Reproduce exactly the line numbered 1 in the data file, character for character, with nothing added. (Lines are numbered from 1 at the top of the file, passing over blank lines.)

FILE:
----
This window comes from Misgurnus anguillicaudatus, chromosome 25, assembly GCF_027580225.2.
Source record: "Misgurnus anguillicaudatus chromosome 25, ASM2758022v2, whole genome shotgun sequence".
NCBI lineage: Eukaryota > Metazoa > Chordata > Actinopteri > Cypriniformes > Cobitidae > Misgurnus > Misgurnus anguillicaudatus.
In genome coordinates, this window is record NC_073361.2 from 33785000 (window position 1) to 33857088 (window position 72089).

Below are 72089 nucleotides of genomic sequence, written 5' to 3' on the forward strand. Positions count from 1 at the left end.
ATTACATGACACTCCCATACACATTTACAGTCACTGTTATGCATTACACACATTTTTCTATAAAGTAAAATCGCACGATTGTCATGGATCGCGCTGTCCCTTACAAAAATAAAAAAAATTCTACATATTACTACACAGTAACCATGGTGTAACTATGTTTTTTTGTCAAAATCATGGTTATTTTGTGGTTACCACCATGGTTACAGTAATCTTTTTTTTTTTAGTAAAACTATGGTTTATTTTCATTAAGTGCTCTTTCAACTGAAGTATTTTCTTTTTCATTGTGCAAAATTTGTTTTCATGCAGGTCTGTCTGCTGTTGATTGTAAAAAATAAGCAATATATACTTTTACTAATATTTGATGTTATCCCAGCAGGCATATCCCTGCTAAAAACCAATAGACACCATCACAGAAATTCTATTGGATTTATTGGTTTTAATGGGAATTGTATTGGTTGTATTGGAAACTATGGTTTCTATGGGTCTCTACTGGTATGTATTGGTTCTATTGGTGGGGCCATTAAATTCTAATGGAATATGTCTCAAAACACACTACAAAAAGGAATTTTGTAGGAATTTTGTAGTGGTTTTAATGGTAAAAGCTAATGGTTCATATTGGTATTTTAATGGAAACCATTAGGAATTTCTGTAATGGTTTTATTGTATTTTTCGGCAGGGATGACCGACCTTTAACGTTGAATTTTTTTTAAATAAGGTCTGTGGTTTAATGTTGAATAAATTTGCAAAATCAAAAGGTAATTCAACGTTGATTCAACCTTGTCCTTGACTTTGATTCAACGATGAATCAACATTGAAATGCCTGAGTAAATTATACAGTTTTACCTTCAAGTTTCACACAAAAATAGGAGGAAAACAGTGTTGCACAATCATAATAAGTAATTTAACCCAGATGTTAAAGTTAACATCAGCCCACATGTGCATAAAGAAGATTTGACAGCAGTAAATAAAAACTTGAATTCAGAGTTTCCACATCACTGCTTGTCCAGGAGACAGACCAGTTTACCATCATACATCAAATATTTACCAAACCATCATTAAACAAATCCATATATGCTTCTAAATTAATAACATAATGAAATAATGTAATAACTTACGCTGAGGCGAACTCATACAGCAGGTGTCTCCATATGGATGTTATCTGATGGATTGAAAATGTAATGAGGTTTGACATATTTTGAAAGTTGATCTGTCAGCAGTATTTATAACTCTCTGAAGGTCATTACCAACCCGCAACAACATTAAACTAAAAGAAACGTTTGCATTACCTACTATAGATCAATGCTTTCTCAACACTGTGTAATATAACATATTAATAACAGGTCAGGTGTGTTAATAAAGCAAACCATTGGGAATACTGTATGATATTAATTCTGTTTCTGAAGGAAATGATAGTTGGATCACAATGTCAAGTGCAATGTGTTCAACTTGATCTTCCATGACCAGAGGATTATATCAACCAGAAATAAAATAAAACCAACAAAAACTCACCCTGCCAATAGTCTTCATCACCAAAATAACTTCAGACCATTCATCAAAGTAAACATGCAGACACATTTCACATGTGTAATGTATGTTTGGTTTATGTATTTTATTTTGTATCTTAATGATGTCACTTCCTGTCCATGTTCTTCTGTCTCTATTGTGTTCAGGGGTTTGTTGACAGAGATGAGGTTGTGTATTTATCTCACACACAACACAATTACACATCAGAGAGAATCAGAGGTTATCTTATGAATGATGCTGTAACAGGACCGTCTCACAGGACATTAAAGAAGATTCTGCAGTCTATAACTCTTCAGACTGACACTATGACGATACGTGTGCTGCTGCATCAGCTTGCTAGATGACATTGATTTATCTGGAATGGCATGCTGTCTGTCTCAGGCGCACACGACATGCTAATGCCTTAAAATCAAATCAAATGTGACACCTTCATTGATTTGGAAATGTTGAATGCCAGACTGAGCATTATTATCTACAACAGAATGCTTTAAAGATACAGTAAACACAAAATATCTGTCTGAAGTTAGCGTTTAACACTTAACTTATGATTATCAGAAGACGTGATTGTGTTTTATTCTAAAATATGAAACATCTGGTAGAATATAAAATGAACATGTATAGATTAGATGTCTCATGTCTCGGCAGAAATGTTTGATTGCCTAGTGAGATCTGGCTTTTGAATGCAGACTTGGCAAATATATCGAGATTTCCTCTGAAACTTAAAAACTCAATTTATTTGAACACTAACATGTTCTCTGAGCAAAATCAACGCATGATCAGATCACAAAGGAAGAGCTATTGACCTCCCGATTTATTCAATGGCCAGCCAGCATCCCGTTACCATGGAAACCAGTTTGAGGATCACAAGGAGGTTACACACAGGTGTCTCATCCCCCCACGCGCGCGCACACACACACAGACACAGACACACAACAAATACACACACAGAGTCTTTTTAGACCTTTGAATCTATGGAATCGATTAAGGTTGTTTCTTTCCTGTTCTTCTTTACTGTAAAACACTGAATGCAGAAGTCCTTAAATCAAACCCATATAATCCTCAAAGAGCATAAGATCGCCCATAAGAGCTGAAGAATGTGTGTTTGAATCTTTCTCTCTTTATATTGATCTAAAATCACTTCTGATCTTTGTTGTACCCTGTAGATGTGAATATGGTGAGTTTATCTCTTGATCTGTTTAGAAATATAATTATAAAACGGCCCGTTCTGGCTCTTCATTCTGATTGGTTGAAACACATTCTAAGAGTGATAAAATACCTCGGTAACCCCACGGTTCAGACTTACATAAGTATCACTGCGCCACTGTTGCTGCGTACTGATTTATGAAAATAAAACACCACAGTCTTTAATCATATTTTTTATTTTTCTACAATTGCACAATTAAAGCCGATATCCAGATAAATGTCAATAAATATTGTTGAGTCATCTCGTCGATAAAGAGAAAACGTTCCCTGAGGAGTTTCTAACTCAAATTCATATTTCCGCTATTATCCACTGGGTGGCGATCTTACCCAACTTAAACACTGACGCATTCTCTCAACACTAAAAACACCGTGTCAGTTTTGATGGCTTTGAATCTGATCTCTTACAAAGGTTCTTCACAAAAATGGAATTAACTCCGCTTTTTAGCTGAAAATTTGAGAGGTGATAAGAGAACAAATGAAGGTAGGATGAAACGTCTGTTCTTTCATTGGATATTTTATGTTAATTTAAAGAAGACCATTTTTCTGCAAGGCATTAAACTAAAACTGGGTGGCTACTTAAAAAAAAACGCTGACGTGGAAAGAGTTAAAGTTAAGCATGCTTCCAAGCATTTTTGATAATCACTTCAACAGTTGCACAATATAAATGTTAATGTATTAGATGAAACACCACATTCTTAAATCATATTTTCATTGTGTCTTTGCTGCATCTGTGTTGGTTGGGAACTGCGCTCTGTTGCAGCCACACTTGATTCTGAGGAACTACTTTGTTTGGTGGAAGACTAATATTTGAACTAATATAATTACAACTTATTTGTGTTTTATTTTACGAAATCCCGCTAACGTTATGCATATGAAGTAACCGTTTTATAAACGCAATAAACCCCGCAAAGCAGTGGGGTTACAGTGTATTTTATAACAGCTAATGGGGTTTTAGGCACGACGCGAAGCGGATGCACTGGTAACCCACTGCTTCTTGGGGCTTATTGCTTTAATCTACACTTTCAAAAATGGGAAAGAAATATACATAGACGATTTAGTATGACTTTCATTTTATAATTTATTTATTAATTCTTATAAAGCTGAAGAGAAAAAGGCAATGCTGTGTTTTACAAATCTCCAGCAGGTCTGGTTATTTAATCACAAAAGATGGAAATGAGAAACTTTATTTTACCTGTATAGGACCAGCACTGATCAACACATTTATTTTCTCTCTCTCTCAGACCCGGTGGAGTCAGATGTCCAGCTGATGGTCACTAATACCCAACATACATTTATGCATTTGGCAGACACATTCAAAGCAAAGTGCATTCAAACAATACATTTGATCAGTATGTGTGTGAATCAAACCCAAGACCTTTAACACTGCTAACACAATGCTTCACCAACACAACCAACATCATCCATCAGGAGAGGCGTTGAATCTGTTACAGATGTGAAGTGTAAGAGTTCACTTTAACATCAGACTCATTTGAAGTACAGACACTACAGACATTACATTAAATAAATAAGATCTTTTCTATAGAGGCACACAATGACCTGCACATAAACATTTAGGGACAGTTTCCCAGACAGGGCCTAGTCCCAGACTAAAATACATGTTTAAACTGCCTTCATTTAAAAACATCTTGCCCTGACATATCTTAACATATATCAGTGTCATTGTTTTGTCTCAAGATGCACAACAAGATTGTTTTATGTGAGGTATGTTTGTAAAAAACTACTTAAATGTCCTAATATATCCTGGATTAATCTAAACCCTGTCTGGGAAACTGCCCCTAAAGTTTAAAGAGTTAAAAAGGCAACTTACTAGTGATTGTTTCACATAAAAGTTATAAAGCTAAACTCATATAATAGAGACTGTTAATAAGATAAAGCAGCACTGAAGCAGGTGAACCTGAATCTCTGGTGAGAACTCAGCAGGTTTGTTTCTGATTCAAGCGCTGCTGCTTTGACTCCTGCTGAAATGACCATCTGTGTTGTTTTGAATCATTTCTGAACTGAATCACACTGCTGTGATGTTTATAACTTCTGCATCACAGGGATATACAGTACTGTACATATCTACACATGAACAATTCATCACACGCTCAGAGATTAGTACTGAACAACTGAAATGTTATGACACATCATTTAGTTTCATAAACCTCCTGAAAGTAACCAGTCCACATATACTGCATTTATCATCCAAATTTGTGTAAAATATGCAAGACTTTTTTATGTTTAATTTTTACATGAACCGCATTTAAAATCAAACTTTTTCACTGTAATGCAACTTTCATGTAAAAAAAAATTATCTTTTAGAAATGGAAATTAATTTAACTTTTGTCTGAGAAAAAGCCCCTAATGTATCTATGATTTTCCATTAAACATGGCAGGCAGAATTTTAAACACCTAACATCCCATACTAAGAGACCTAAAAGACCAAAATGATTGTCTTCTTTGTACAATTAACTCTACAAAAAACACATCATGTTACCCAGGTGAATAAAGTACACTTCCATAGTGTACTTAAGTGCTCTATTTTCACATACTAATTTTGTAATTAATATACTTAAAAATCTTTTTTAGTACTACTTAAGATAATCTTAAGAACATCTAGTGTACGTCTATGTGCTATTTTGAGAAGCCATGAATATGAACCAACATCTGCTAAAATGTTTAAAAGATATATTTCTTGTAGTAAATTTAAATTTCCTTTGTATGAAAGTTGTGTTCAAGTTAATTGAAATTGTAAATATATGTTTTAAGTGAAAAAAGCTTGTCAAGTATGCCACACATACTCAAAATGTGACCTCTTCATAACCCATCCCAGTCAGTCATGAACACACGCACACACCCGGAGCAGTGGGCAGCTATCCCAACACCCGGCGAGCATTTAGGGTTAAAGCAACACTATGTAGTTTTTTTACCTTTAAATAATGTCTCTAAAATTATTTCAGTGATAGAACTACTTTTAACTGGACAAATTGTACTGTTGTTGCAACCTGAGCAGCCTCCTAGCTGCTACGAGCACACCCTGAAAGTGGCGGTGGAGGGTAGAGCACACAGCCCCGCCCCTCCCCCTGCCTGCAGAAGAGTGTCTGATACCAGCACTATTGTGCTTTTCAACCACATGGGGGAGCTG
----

This window comes from Misgurnus anguillicaudatus, chromosome 25, assembly GCF_027580225.2.